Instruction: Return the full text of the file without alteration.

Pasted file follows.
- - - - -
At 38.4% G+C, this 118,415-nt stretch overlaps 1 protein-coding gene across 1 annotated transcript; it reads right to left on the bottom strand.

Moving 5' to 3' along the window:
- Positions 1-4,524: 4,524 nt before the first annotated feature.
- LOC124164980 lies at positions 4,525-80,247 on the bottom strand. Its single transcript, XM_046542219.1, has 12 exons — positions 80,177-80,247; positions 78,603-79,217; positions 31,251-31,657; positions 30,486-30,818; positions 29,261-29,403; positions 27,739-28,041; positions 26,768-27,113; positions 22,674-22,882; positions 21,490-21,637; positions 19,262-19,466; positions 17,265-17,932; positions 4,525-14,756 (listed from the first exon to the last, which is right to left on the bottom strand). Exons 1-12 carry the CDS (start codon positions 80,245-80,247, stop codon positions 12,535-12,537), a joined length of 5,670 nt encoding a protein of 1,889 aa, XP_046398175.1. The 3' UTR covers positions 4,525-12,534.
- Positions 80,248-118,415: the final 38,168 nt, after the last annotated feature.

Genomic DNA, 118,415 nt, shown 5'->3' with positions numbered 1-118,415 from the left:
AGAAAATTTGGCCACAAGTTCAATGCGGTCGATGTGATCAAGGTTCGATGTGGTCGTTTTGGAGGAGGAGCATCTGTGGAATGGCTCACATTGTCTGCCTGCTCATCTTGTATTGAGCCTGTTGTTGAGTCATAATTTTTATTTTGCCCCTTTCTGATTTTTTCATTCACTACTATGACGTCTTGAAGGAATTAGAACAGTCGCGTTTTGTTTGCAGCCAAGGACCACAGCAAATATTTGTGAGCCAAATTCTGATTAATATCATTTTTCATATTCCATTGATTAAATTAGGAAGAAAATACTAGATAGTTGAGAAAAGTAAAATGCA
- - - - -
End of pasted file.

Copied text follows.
At 38.4% G+C, this 118,415-nt stretch overlaps 1 protein-coding gene across 1 annotated transcript; it reads right to left on the bottom strand.

Moving 5' to 3' along the window:
- Positions 1-4,524: 4,524 nt before the first annotated feature.
- LOC124164980 lies at positions 4,525-80,247 on the bottom strand. Its single transcript, XM_046542219.1, has 12 exons — positions 80,177-80,247; positions 78,603-79,217; positions 31,251-31,657; positions 30,486-30,818; positions 29,261-29,403; positions 27,739-28,041; positions 26,768-27,113; positions 22,674-22,882; positions 21,490-21,637; positions 19,262-19,466; positions 17,265-17,932; positions 4,525-14,756 (listed from the first exon to the last, which is right to left on the bottom strand). Exons 1-12 carry the CDS (start codon positions 80,245-80,247, stop codon positions 12,535-12,537), a joined length of 5,670 nt encoding a protein of 1,889 aa, XP_046398175.1. The 3' UTR covers positions 4,525-12,534.
- Positions 80,248-118,415: the final 38,168 nt, after the last annotated feature.

Genomic DNA, 118,415 nt, shown 5'->3' with positions numbered 1-118,415 from the left:
AGAAAATTTGGCCACAAGTTCAATGCGGTCGATGTGATCAAGGTTCGATGTGGTCGTTTTGGAGGAGGAGCATCTGTGGAATGGCTCACATTGTCTGCCTGCTCATCTTGTATTGAGCCTGTTGTTGAGTCATAATTTTTATTTTGCCCCTTTCTGATTTTTTCATTCACTACTATGACGTCTTGAAGGAATTAGAACAGTCGCGTTTTGTTTGCAGCCAAGGACCACAGCAAATATTTGTGAGCCAAATTCTGATTAATATCATTTTTCATATTCCATTGATTAAATTAGGAAGAAAATACTAGATAGTTGAGAAAAGTAAAATGCA